Where does the time go?

Updated: Sep 30, 2021

Never lose it again with our 5 top tips…

According to Additude magazine,

… those with ADHD are deficient in temporal processing abilities, which affect executive functioning. This interferes with our ability to perceive time accurately…

And Russsell Barkely Ph.D., says:

ADHD is, to summarise it in a single phrase, ‘time-blindness’

Given that everyone with ADHD will be affected differently by this, let’s look at how it might show up for you:

Time past…

Where did the time go? At ‘big’ birthdays, new years or even at the end of the day, we are often surprised by the speed of the passage of time. Importantly, the way we have used, or not used, the time has a profound effect on our sense of self-esteem and can often be accompanied by harsh self-judgement. Sound familiar?

Time present…

For everyone, the perception of time passing depends largely on how absorbed we are in our current task, be it cerebral or practical. Given that those with ADHD struggle with appropriate regulation of attention, we’re often either scatter-gun focusing or hyper-focusing. Does time feel as if it is dragging or flying for you, now, as you read this paragraph?

Time future…

Making the best use of the time we have at our disposal requires many complex skills. Among them are the ability to identify and prioritise tasks and leisure activities, estimate their duration, allocate the appropriate time slot, plan them, prepare for them, carry them out, know when they are complete and transition between them. That’s quite a list for anyone!

Without a reliable internal sense of the linear flow of time, we can easily under or over-estimate the amount of time any task will take and these skills become compromised. Our tendency is to under-estimate and become ‘time-optimists’. This can lead us to achieving less than we envisaged and then, looking back, experience that harsh self-judgement we mentioned earlier. Are you a time-optimist?

Don’t lose time. Locate it, label it, look after it, love it and log it instead!

1. Locate it….

Become more time-aware. How long does it really take to hang up the laundry/transition from one job to another/leave the house to go to work? Have a well-considered guess. Then use a stopwatch and carry out the task. How accurate were you?

2. Label it

Allocate time appropriately. Are you a Lark or an Owl? If you have the luxury of making up your own timetable, monitor your focus and energy levels and use this self-knowledge daily to align your regular and one-off tasks. Find those specific times when you can manage two tasks consecutively, as ADHDers are often particularly gifted there.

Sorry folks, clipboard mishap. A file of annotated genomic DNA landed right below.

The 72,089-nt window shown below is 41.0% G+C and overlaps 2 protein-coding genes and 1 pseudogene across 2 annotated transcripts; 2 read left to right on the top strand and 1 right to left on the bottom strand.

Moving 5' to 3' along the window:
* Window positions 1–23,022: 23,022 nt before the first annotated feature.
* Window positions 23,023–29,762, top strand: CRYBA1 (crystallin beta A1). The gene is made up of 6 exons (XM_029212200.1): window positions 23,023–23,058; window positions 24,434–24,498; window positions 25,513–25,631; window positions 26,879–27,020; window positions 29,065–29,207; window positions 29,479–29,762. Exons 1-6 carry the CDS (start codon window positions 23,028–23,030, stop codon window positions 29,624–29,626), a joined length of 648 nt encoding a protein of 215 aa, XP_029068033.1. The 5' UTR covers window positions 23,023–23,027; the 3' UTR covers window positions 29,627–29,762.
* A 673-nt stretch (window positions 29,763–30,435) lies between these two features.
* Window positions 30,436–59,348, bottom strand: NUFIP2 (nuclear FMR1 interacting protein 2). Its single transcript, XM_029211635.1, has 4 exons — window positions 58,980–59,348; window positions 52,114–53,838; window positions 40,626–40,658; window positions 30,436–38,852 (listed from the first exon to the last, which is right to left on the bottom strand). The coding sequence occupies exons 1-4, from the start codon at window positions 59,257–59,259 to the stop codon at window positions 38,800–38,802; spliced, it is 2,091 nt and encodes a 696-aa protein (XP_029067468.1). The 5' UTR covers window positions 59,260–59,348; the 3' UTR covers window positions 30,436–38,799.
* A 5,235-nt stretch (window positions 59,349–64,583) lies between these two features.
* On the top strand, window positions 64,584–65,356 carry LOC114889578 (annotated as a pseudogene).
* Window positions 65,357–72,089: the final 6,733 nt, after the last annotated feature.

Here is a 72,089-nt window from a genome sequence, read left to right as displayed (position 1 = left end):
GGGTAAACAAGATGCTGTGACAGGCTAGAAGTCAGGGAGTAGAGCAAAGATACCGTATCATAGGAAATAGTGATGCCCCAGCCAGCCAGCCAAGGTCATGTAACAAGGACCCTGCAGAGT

Time things backwards, and realistically. Say you need to be at a meeting, somewhere you’ve never been before. Be aware of how long it really takes from the alarm clock going off to you fastening your seat belt (or stepping on the train) and then add the predicted journey time. Add in extra time for things like queuing and getting lost (!).

3. Look after it...

Don’t trust your internal clock. Ask yourself: where am I when I lose track of time? Think about using clocks, preferably analogue, in every room, even the bathroom. Also, what am I doing when I lose track of time? Technology can really help here. Consider using timers, alarms, repeat alarms, and which will show you how long you really spend looking at kittens online!

4. Love it…

Use poor time awareness to your advantage. Make your time ‘fly’ when you do ‘boring’ jobs. Decide – can you reasonably ask someone else do it? Can you postpone it? If the answer to both these questions is ‘NO’ then do all you can to make a game of it! If it’s a regular chore, challenge yourself to cut seconds off your record. Play music! Be creative! Do anything, but start the job and make the time (appear to) fly.

5. ..and log it…

While you’ve got those highlighters and post-it notes out, why not jot down the tips which resonate and display them somewhere obvious?

Your future self will thank you many times over!

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Published Spring 2020

Enormous thanks go to,

Russell A, Barkely Ph.D., Clinical Professor of Psychiatry at the Virginia Commonwealth University Medical Center (VCUMC), Richmond, VA.

Laurie Dupar at iACT